Woodland Rites was recorded and mixed by Wayne Adams (Vodun, Ghold) who reprised his Free The Witch duties at Bear Bites Horse Studios. Mastering was undertaken by Brad Boatright at Audiosiege. Woodland Rites will be packaged in hallucinatory artwork by renowned woodcut artist, Richard Wells (The Wicker Man, Doctor Who) on vinyl and CD, with the cassette cover featuring photography by Courtney Brooke.

GREEN LUNG will be touring the UK and EU with labelmates Deathbell in May, with confirmed shows in Paris, London, Liege and Cologne; more information will be available in due course. The band will also appear at HRH Doom vs Stoner alongside Monolord, Orange Goblin and Church of the Cosmic Skull on September 29.

Woodland Rites tracklist
1. Initiation
2. Woodland Rites
3. Let The Devil In
4. The Ritual Tree
5. Templar Dawn
6. Call of The Coven
7. May Queen
8. Into The Wild

GREEN LUNG is:
Tom Templar – Vocals
Scott Masson – Guitar
Andrew Cave – Bass
Matt Wiseman – Drums
John Wright – Organ

Woodland Rites by GREEN LUNG will be released on March 20, 2019. Pre-order information will follow.

https://www.facebook.com/greenlungband
https://www.instagram.com/greenlungband/
http://www.greenlung.co.uk/
https://greenlung.bandcamp.com/
http://kozmik-artifactz.com/
https://www.facebook.com/kozmikartifactz

Green Lung, Free the Witch (2018)

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Geezer Announce Spiral Fires EP out Feb. 8: Premiere “Spiral Fires Part 1”

Posted in audiObelisk, Whathaveyou on January 17th, 2019 by JJ Koczan

geezer

New Geezer? Don’t mind if I do, and whilst engaging in the groove-rolling outer-thereness of Spiral Fires, maybe take a second as well to process just how far the Kingston, New York, three-piece have come since issuing their first album, Electrically Recorded Handmade Heavy Blues, in 2013. With guitarist/vocalist Pat Harrington as the sole remaining founder of the band, the trio have moved from a heavy blues style to an anything goes, slide-infused grit-psych jam band with one foot in traditional songwriting and the other dropped into a region of cosmic trippery that Spiral Fires brings to emphasis even more than 2017’s Psychoriffadelia (review here). Working with labels like STB, Ripple, and indeed Kozmik Artifactz — who’ll have the new EP out on vinyl following its Feb. 8 digital release — the band has grown into a stylistically amorphous, richly expressive outfit who are unpredictable and reliable in kind. The kind of quality you can rely on.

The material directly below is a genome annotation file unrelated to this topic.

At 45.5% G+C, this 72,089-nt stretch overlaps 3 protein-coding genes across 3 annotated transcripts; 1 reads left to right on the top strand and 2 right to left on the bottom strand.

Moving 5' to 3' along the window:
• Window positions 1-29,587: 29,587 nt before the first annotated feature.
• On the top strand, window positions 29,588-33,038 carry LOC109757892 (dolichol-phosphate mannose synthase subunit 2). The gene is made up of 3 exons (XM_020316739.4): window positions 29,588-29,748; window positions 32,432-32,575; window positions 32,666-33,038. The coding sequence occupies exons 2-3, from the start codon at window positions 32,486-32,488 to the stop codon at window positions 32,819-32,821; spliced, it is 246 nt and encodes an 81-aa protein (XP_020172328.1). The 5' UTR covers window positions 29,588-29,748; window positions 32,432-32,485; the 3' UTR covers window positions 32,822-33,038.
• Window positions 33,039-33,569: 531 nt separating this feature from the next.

To wit, I knew I wanted to premiere “Spiral Fires Part 1” before I heard it, and after hearing it, knew I was right in getting on board for it. Spiral Fires continues to expand Geezer‘s reach in its two-part title-track and in “Darkworld” and “Charley Reefer,” showcasing a shift in dynamic with drummer Steve Markota in the lineup with Harrington — who also produced — and bassist Richie Touseull. I had been expecting the band to turn out a long-player in 2019, and they may yet, but whenever that inevitable “next album” shows up, these songs give a righteous glimpse of where Geezer are at nearly a decade after getting together and where they might be headed from here. Uncharted space brought to earth with anchored, locked-in groove. You probably could ask for more, but you’d be a jerk if you did.

You can hear “Spiral Fires Part 1” at the bottom of this post in a lyric video provided by the band. Release info for the EP follows here, courtesy of the PR wire:

geezer spiral fires

GEEZER TO RELEASE NEW 4-SONG ‘SPIRAL FIRES’ EP ON FEBRUARY 8, 2019 – KOZMIK ARTIFACTZ TO RELEASE ACCOMPANYING VINYL FORMAT

After recruiting Steve Markota as Geezer’s new drummer in summer of 2017, the band knew it was now the peak time to refocus and start afresh. With gigs as their inspired motivation, over the following year or so the Kingston, New York heavy blues triad set about performing at multiple regional festivals in the U.S.. From the Doomed & Stoned Festival to the New England Stoner and Doom Festival, from The Maryland Doom Fest to the Descendants of Crom. Throw in a supporting slot for Acid King in Brooklyn and many other righteous shows, and a full year did bloom indeed.